SXSW ’15 exclusive: Director talks the ghosts of “WE ARE STILL HERE”Movies/TV,News Michael Gingold
WE ARE STILL HERE, world-premiering at this month’s SXSW Film Festival, boasts genre names like Barbara Crampton and Larry Fessenden among its lead cast. And as writer/director Ted Geoghegan reveals, there’s an interesting bunch playing the movie’s ghosts as well.
In WE ARE STILL HERE, shot outside Rochester in upstate New York for Snowfort Pictures and Dark Sky Films, Crampton and Andrew Sensenig portray a married couple grieving the death of their teenage soon who move into a rural house with a nasty history. That past manifests in the form of a family of vengeful spirits known as the Dagmars (a homage to Dagmar Lassander, co-star of THE HOUSE BY THE CEMETERY, one of Geoghegan’s key influences for the movie), with horrific makeup designed by Marcus Koch. Those wearing it, Geoghegan tells Fango, include “Elissa Dowling [pictured above] as the mother and Guy Gane III as the father. Elissa has been in countless horror films [including STARRY EYES, CHEAP THRILLS and Buddy Giovinazzo’s as-yet unreleased A NIGHT OF NIGHTMARES], and was it was a lot of fun to take someone who is known for being kind of a scream queen and is this gorgeous girl, and cover her from head to toe in makeup appliances, and get a real physical performance out of her.”
As opposed to the genre-experienced Dowling, Geoghegan reveals, Gane has a very different yet still appropriate background. “We found Guy through local casting,” the filmmaker says. “He’s a Civil War re-enactor, so he was excited to take a role outside of what he usually does by being a ghost, yet still play someone from the 1860s. He was very into the part, and really enjoyed it. He’s got quite a history of putting together basically any Civil War re-enactment you’ve seen on TV in the past few years. Somehow, Guy always seems to magically be a part of it. I believe he was even involved in the Civil War episode of HOUSE OF CARDS.”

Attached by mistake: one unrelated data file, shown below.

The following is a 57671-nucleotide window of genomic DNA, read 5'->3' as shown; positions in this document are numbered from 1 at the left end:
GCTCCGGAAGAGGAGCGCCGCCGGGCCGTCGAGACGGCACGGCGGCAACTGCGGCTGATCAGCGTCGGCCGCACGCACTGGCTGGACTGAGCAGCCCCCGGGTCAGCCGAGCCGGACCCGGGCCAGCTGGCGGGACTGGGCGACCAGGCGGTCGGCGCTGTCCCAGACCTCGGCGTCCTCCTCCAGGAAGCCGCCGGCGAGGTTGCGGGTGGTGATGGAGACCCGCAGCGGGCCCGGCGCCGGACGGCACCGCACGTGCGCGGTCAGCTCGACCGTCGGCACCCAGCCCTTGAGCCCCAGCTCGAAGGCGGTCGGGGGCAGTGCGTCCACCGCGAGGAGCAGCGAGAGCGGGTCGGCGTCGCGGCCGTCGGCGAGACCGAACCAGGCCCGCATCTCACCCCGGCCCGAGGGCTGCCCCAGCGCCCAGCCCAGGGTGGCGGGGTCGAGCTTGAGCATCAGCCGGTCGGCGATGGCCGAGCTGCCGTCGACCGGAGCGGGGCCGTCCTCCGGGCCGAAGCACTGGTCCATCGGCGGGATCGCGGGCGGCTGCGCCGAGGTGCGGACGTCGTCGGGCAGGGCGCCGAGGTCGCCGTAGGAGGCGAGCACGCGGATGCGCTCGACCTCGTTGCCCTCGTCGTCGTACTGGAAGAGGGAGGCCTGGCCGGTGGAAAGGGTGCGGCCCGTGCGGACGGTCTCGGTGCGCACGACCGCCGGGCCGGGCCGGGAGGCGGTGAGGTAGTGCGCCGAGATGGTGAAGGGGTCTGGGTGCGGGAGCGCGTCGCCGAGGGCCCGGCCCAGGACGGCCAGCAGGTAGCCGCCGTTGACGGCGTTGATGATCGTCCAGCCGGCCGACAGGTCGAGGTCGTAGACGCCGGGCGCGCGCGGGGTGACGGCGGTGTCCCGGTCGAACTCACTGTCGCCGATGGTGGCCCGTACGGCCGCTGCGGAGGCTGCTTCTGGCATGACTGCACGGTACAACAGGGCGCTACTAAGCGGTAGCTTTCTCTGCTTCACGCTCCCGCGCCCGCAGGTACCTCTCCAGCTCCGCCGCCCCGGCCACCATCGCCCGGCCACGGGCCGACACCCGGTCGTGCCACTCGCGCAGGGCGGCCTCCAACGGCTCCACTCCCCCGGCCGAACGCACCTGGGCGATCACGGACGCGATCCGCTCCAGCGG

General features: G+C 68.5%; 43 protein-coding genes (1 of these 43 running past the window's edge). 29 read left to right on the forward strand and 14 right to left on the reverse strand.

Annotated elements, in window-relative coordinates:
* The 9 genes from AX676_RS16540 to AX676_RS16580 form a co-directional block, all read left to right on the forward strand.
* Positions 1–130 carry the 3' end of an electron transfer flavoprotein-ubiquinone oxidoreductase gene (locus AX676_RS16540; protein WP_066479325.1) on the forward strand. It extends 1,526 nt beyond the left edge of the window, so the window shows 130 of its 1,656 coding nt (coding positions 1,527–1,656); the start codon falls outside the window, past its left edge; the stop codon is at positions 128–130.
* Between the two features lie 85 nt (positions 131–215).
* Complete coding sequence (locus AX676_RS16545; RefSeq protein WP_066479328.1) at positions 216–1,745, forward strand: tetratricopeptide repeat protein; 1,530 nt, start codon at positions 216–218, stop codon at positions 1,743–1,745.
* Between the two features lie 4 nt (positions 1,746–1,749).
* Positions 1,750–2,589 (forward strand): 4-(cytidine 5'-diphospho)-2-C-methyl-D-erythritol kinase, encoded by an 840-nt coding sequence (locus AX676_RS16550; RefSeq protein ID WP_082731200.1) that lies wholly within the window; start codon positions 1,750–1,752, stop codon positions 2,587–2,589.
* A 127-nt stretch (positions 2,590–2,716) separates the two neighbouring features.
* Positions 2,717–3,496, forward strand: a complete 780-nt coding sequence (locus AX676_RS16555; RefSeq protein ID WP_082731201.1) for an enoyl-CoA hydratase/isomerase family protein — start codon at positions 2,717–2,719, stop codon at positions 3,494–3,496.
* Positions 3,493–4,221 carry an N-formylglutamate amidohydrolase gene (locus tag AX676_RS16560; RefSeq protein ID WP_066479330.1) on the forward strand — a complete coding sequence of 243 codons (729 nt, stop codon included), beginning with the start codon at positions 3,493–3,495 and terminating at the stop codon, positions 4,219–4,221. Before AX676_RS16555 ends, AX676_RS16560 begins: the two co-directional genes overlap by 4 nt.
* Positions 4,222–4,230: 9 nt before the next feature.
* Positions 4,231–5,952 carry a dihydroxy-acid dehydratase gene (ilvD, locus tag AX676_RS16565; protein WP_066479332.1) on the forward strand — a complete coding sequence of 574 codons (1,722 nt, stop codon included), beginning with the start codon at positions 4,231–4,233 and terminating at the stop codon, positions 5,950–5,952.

Then there’s Zorah Burress, who plays the youngest Dagmar and is connected to another local known for a very different kind of combat. “Zorah is the daughter of a rather famous pastor in the Rochester area, Paul Burress,” Geoghegan explains. “Paul is the subject of a recent documentary called FIGHT CHURCH, in which it’s revealed that he encourages the members of his congregation to beat the shit out of each other in an MMA cage, which he also preaches from. He’s an incredible martial artist, and also had an amazing ability to pull things together for us. Through the help of his congregation, we got some of our locations and many of our extras, and basically any favor we needed—including his daughter to play Fiona, the little-girl ghost.
“I was quite concerned about casting an 11-year-old—that’s how old Fiona is supposed to be, and I believe how old Zorah was,” Geoghegan continues. “We had lots of conversations with Paul about how comfortable Zorah would feel about 1), playing a murderous ghost and 2), being covered with latex appliances. And she was a trouper; she was very good about it, and always excited to be on set. We showed her how everything worked, and she was eager to learn more about special effects and horror movies. At one point, she took me aside before we started filming and asked me if she was ever going to be alone on set. I told her, ‘No, there will always be someone there to keep an eye out for you, including your mom and dad.’ Her parents were around all the time while she was shooting, and she gives a very cool little performance. Hopefully, she’ll be remembered for playing this ghost, and go on to play plenty of other ghosts!”